Inside Werner Herzog’s War-Torn And Impoverished Childhood


Werner Herzog’s life in the village wasn’t easy. He grew up without his father, who was in the war and later became a POW, according to Herzog’s 1998 NPR interview. When he was 4 or 5, he found a cache of weapons left by fleeing German soldiers. “I had a working submachine gun and … tried to hunt a crow because I wanted to make a soup, I was so hungry,” he recounted. His mother caught him and demonstrated how dangerous the weapon he’d found was by firing a round through a beechwood log.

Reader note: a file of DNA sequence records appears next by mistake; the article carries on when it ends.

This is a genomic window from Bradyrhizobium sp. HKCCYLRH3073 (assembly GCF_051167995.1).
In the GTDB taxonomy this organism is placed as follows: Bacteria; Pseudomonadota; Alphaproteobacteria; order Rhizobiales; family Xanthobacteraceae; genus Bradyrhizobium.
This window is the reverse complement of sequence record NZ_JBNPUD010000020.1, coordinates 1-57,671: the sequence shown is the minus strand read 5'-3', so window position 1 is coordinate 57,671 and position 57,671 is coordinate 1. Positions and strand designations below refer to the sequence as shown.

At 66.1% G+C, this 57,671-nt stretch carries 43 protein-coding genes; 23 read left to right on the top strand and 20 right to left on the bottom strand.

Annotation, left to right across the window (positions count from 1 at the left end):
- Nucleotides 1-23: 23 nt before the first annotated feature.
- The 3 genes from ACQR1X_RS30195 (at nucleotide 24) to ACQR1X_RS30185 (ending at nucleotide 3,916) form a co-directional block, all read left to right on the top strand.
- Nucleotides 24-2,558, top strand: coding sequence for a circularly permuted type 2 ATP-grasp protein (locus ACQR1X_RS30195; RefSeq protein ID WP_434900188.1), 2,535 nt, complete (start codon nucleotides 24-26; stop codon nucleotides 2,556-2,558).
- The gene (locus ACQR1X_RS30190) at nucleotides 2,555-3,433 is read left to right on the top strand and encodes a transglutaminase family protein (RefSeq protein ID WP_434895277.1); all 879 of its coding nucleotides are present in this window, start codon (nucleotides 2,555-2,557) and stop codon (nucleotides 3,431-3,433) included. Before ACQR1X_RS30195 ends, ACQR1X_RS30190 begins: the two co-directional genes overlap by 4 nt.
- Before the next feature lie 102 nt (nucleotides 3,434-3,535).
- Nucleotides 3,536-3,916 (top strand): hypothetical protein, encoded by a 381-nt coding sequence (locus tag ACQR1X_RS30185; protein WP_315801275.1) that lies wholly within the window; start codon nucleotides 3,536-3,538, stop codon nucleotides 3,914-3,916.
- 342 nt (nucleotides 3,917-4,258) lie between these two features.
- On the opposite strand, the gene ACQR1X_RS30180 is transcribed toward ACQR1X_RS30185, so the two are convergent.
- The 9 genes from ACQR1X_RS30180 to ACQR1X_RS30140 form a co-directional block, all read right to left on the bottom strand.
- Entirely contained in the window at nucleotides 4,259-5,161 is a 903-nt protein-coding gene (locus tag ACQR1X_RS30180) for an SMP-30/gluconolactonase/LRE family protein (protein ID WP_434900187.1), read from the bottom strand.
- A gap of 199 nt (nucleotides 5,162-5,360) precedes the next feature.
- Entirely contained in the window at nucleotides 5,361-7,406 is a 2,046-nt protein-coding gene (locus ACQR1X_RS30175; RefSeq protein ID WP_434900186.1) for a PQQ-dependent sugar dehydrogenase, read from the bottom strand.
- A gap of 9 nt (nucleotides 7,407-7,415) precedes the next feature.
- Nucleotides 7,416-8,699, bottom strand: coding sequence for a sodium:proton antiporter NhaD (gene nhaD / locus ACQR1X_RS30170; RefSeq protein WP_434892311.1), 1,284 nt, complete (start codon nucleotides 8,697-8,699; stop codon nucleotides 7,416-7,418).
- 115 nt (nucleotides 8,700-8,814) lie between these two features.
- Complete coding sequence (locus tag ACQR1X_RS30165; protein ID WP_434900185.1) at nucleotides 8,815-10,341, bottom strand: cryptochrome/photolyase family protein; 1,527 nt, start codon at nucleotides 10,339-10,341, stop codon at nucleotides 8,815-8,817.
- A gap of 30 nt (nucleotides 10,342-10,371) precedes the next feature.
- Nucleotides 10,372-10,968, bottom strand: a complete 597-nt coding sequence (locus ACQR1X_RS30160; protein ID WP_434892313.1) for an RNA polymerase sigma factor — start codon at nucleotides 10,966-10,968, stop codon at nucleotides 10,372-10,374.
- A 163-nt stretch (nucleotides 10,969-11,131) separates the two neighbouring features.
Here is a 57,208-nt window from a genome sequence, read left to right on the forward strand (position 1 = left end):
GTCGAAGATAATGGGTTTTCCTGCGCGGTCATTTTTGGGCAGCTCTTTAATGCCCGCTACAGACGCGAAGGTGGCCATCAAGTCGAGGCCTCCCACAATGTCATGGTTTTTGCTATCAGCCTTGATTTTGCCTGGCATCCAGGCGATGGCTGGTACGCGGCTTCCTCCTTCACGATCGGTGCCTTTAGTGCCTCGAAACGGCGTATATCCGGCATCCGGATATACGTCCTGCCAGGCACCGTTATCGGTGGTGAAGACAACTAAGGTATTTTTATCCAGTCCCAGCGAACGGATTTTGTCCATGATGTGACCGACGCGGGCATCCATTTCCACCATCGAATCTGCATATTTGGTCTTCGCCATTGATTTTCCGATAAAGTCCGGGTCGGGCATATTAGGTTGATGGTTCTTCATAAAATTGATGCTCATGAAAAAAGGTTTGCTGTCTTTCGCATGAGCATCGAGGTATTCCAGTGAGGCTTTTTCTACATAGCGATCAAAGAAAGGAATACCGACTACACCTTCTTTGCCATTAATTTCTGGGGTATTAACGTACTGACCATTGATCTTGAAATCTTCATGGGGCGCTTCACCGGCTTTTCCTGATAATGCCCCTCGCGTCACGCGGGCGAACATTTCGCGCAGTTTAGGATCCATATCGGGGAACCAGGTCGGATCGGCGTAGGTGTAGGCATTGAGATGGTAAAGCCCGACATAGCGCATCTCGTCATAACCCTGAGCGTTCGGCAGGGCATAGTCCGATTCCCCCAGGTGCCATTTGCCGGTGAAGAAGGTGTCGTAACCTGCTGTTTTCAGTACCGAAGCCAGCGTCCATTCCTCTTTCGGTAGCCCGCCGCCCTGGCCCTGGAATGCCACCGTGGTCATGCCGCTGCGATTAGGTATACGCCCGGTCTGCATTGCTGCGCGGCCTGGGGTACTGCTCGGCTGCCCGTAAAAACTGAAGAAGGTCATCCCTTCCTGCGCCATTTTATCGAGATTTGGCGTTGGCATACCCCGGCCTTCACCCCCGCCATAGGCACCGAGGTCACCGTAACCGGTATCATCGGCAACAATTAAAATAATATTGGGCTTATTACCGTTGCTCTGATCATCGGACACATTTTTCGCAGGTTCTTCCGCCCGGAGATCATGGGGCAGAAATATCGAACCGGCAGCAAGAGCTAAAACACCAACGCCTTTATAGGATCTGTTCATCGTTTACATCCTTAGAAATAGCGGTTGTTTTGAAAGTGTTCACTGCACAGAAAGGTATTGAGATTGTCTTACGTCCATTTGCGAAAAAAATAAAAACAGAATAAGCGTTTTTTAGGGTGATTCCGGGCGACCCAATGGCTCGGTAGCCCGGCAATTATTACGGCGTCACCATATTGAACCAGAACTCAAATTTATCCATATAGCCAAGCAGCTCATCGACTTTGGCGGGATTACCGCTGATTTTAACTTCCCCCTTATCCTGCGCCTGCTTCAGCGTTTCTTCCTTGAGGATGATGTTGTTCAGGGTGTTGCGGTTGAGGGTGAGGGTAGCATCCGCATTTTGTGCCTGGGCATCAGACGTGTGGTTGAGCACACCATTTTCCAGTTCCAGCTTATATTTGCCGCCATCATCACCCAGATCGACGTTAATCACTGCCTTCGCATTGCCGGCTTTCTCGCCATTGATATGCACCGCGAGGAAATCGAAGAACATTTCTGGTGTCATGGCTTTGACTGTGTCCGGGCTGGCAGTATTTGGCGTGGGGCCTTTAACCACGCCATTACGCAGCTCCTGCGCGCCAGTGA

But even with the family’s dire circumstances, Herzog had the freedom to roam through the countryside and fish for trout, away from the war that raged all around them. “I had a wonderful childhood,” he told NPR. At 11, he saw his first film when a “traveling projectionist” came to his rural village, per the CBC — an event that would lead Herzog to his chosen career.

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